Why Therapy, Why Me?

Angel Falls and Therapy Choosing me

Therapy Why Me? Angel Falls

The realisation of why I became a counsellor I had thought for a long time was because of a delayed and complicated grief of my mother’s passing in 1993.

Reading the TIP guide for trauma Informed Practice training, I attended recently delivered by Eva Roussou, I recognised a fundamental interest that drew me to provide healing encounters and environments with clients. The TIP guide illustrates that trauma can be Intergenerational and Historical. When I think about my family, my sisters and I, and then the countries my parents originated from – Guyana and Ghana I am unable to think past their colonial pasts.

Recolonization

An Historical Past

The Colonial Building Guyana

Both being immigrants and relocating to the UK in the early 60s, they possibly both experienced a number of personal hardships including finding accommodation, finding work, becoming British Citizens, maintaining familial links both in their new host nation and overseas. Adapting to a new culture, adjusting to different ways of seeing themselves and others like them and 1960s England, engaging with environmental hostilities and relearning that their knowledge and education from their homelands may not have prepared them for all they were to encounter in High Wycombe and then London.

Guinness Seeping

I never met both of my maternal grandparents or my grandfather on my fathers side of the family. What I am vaguely aware of from both parents was that Inter-generational trauma and Historical trauma seeped into their raising of me and my sisters. Physical punishment as well as emotional distance was a part of their parenting styles.

Ghana's Kwame Nkruma Mausoleum Park

Ghana’s 1st President National Park

Throughout the TIP training a nagging awareness kept pulling me back to a number of experiences where non trauma informed reactions from parent to child were observed. Ripping furniture, dropping bottles of Guinness as I failed to jump a wall – smashing the bottles and cutting both hands, sliding down newly carpeted stairs were all met with physical punishments. This being the 1970s, Childline was a deterrent bound to the future. This being raised on a North London housing estate with other immigrant families. Not entirely an unfamiliarity, using corporal punishment as a way to discipline children. Historical trauma? Colonial histories?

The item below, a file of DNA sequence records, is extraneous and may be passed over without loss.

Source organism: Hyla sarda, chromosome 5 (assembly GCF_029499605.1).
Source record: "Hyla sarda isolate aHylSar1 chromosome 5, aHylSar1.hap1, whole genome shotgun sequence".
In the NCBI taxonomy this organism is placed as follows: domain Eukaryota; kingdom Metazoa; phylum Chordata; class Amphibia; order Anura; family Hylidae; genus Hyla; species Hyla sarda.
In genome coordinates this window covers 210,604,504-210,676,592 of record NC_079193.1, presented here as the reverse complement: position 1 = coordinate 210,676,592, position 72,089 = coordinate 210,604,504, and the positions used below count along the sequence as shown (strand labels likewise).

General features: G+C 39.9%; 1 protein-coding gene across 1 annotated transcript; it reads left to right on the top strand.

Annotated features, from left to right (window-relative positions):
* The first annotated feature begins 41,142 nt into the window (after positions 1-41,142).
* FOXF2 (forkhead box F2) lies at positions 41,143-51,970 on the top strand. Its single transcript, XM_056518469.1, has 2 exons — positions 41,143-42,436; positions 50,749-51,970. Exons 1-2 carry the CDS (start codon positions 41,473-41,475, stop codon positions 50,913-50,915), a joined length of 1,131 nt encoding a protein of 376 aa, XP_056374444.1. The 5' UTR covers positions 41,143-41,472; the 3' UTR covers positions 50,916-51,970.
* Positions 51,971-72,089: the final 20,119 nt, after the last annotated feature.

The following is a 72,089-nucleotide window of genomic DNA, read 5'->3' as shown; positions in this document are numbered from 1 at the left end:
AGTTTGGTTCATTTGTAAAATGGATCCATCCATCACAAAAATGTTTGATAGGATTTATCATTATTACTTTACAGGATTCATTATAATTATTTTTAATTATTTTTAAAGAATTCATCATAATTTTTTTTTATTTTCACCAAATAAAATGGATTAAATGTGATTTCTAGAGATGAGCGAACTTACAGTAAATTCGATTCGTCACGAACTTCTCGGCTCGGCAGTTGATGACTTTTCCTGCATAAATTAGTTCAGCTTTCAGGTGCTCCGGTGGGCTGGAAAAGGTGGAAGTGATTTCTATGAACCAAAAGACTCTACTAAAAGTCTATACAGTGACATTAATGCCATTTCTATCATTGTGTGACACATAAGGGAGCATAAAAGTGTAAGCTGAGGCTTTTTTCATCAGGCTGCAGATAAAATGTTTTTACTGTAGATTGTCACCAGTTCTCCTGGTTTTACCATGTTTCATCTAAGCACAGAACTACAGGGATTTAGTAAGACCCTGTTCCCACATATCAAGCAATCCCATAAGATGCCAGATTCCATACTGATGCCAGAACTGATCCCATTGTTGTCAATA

Opaque past

TIP invited me to think about the experiences that both parents may have had with their parents and then back to the idea of Historical trauma. Was what I and my sisters lived with a result of my Great Grandparents experience of the trauma they had encountered: families being torn apart, physical abuse, neglect, kidnapping, unexplained disappearances, negation of human qualities or feelings, disease, death, addictions? How do I make sense of these half imagined but sensed intuitions and then make use of them to support self and then others?

Fierce

Listening to www.baatn.or.uk podcast on family constellations was illuminating and solution forming. I recognise that my journey is about setting things right for my children – underscoring the then and the now. Remembering that I and they are living in a different time. James Oliver invites us to be mindful that we are going to make mistakes as parents. The aim for me: impart a willingness to my 2 children, to move on and up with all the necessary parts from their collected histories. As a parent I am to be compassionate, resilient, patient and with an unending and unconditional love that supports their growth ability interdependence and independence fiercely.

Alchemy

Why Me Why Therapy - Providing knowledge to feed generations

Supporting communities to fish

As a therapist I am to continue adventuring the boundaries of counselling to support others.

Remaining creatively inquisitive and humorously engaged with the alchemy of change.

Talking Therapy as Hip Hop

Power in Poetry

Music Therapy

My life partner CW happened to say a profound statement as we watched The Defiant Ones. She said ‘Rap is talking therapy.’ I was struck by the fundamental truth of her statement and tried not to confuse or complicate it.

Gutter Rainbows seeing the beauty in the everyday

Beauty in the everyday – Gutter Rainbows

Continuum

I wanted to write this blog as a bridge to offer a larger idea. Pulling current protagonists and icons of Hip Hop culture, and also pooling disparate experiences of music and psychology along onto a continuum. From the Podcast Code Switch, Jean and Shereen often ask ‘What song is giving you life?’ I thank them for the saying and the idea. My answer…

Analogy

To Pimp a Butterfly ends with a prophetic poem that depicts the human struggle in, Mortal Man. I grew emotional whilst listening. Possibly due to the idea shared above with thanks CW…

To: Kendrick Lamar – I witness your genius and the power in your words.

‘Damn
I wanted to read one last thing to you
It’s actually something a good friend had wrote describing my world
It says…

“The caterpillar is a prisoner to the streets that conceived it

A Cocoon hiding potential

The Cocoon from To Pimp A Butterfly